Going through a divorce is a highly stressful life event. Unfortunately, some spouses play financial games with the intent of “winning” in the divorce as they are pitted against the other spouse in the traditional adversarial divorce process. Here are some of the most common games that people play:
1. Undervaluing the Business
Often, in the year leading up to the divorce, the income of a community property business declines. This often happens in a professional practice, like a doctor, dentist, lawyer, optometrist, veterinarian, etc. The professional has an incentive to cut back on the practice, so the income decreases in the year prior to the divorce. This has an impact on the payout or equalizing payment being over or understated.
2. Money Spent on Lifestyle Exceeds Income
In some cases, the lifestyle exceeds the income of the business. One example revealed that inventory was being sold out the back door for cash. Since income was not being recorded, the value placed on the business for asset division was less than it really was.
3. Mismanagement of Community Funds
One example of mismanagement of community funds is when a business owner pays for the expenses of another party, who is not the spouse, out of business funds. This expense may appear to be a normal recurring expense. On a closer look, the mismanagement is identified. For example, it may be that the cell phone bill for someone who is not an employee is being paid.
4. Collections are Undervalued
One party may have a collection. This may include coin collections, firearms collections, stamp collections, for example. A collection may have been inherited, which makes it separate property. Or the items in the collection may have been purchased with community funds.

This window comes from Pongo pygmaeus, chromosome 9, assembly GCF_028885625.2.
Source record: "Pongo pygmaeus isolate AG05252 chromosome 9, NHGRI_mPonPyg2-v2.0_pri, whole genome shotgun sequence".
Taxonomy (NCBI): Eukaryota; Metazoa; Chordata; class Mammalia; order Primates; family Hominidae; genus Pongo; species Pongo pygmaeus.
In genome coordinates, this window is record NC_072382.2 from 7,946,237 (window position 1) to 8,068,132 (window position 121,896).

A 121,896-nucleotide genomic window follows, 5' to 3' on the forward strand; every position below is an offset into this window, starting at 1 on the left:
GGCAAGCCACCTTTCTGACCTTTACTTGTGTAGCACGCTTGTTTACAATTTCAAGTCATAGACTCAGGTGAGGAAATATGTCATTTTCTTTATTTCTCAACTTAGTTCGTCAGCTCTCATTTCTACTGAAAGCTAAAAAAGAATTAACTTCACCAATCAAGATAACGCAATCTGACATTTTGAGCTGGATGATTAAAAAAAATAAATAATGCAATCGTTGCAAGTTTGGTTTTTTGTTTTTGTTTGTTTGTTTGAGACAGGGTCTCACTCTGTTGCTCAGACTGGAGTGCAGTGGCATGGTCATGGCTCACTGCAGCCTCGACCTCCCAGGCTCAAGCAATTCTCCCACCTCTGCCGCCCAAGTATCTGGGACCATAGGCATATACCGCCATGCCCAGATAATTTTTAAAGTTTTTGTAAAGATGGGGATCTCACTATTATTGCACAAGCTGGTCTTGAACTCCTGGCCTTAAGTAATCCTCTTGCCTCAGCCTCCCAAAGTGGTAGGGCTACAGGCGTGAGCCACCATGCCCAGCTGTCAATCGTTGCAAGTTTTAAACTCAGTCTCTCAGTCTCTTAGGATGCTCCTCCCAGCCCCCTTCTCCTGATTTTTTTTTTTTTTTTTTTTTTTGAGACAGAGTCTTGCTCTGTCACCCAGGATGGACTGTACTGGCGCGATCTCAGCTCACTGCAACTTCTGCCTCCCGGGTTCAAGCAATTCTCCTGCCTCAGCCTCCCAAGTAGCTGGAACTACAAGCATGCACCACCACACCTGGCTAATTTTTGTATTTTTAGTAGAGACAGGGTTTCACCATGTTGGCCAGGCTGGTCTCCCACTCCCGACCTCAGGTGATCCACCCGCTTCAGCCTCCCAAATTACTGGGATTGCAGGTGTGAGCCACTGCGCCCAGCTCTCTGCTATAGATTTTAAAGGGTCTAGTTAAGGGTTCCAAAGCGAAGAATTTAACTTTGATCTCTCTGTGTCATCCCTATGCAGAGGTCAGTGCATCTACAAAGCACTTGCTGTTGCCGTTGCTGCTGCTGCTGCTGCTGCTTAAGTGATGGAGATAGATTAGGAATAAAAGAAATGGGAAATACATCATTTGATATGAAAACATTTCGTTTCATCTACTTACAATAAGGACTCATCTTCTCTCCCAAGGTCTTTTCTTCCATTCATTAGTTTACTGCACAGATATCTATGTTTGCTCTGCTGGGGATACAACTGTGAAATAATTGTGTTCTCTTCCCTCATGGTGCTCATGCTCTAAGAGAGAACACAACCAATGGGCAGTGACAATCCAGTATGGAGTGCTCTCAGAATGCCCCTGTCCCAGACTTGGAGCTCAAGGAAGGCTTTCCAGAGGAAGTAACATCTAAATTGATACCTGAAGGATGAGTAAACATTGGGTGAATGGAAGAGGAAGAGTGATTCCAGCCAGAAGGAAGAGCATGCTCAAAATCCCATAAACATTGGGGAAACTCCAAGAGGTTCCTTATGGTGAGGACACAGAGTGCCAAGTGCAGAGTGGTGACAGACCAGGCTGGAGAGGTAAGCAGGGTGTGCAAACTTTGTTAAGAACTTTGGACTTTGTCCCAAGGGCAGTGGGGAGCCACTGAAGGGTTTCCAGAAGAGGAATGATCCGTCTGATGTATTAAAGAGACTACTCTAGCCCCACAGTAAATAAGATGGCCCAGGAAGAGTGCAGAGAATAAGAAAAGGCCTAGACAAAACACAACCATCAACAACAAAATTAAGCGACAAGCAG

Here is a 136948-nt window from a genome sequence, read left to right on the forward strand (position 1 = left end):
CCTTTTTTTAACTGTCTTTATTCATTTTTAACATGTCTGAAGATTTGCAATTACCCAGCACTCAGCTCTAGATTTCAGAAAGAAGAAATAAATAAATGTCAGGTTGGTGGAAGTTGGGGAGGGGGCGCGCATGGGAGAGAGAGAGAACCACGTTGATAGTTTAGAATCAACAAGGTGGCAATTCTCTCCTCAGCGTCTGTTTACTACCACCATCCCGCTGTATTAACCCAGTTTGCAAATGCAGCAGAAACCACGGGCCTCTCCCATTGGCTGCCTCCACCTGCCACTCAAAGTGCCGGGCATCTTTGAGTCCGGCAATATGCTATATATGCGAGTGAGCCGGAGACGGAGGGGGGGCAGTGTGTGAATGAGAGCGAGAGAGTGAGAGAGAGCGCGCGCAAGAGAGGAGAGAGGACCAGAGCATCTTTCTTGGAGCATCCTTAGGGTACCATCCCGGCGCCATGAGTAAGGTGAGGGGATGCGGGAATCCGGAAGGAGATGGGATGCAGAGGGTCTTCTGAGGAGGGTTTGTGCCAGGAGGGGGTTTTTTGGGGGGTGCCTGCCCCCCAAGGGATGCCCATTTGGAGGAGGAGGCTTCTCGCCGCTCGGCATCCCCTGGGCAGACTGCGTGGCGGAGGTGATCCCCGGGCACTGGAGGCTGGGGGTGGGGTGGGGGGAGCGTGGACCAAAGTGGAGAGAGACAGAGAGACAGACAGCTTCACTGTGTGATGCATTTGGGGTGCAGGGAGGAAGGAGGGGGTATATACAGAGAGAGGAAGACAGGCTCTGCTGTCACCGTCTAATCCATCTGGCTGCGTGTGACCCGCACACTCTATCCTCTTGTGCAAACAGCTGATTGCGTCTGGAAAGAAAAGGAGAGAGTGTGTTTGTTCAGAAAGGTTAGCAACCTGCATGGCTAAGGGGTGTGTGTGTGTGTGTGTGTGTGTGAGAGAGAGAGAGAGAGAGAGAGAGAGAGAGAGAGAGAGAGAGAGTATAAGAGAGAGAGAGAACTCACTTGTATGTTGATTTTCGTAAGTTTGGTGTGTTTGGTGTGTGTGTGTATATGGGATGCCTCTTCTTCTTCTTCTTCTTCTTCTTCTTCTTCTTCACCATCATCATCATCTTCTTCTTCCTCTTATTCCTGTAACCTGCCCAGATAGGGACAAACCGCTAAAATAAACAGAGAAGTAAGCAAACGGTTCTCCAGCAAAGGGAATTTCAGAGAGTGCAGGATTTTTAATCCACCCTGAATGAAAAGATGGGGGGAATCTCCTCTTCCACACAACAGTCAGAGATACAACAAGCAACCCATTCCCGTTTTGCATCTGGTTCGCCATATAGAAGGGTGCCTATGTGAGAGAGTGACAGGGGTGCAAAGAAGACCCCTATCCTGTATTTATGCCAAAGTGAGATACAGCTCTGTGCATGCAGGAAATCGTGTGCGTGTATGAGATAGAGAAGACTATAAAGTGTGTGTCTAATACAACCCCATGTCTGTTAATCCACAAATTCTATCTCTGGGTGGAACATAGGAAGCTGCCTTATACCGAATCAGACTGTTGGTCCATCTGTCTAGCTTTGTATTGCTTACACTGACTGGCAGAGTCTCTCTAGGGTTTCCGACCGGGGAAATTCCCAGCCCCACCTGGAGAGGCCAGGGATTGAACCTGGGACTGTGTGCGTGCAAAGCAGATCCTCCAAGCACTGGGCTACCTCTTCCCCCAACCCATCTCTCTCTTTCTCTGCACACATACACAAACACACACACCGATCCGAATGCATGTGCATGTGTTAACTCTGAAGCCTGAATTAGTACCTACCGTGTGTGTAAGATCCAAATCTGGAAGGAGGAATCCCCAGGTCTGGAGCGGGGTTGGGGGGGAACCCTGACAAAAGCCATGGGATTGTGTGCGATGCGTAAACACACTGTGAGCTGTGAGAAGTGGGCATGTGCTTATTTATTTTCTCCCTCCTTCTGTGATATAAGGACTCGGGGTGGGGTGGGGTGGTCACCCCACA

Sometimes, the very existence of a collection is kept secret from their spouse. Items may even be hidden in a safe deposit box.
How a Divorce Financial Consultant Can Help
A divorce financial consultant can:
- Request appropriate and necessary documents.
- Ask relevant questions about the finances.
- Follow the flow of funds to be sure beneficiaries have not been removed and that community assets have not been transferred.
A Collaborative Divorce is designed to help the spouses work together with the assistance of a neutral financial consultant so they can come to a financial settlement that works for each one of them. The goal is for both parties to be open, honest, and forthright with each other. But it is also the responsibility of the financial neutral to gather a complete picture of the couple’s finances.
For assistance in getting to the other side of your divorce in a timely and less costly process than a traditionally litigated divorce, contact us at Heberger & Company, an Accountancy Corporation.